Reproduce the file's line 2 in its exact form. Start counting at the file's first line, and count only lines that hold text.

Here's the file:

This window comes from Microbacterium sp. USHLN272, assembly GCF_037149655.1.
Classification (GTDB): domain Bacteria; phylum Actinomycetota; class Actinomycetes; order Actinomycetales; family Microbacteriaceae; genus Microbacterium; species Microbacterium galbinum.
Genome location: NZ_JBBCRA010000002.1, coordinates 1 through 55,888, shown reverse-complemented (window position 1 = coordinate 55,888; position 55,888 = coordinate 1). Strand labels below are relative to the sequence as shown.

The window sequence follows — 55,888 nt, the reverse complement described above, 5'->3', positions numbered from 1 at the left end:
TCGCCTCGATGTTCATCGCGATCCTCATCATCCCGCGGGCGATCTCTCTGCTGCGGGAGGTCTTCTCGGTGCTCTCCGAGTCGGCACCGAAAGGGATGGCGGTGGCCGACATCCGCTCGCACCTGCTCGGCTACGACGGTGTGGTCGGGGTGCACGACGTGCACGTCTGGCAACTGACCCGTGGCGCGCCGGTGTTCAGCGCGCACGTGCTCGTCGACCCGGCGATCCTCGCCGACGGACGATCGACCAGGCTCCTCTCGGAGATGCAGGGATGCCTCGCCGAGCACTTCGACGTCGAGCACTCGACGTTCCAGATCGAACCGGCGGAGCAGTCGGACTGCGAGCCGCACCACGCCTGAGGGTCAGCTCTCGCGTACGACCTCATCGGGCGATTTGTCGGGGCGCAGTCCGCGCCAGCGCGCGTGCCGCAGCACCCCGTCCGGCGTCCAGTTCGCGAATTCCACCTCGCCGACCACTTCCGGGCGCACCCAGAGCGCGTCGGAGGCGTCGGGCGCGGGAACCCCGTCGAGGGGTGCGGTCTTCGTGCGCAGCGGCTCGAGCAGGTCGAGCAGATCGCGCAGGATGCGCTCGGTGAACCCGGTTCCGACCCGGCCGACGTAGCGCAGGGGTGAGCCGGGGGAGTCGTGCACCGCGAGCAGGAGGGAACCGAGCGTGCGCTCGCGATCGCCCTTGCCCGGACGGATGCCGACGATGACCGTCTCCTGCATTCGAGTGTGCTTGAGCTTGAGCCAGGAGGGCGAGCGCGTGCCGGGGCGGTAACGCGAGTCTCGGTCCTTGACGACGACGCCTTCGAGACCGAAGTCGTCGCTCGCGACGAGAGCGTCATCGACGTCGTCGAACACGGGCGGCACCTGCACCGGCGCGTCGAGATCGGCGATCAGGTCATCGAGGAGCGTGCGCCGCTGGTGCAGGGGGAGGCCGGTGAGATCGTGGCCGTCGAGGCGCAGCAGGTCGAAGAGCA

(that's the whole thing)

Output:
Classification (GTDB): domain Bacteria; phylum Actinomycetota; class Actinomycetes; order Actinomycetales; family Microbacteriaceae; genus Microbacterium; species Microbacterium galbinum.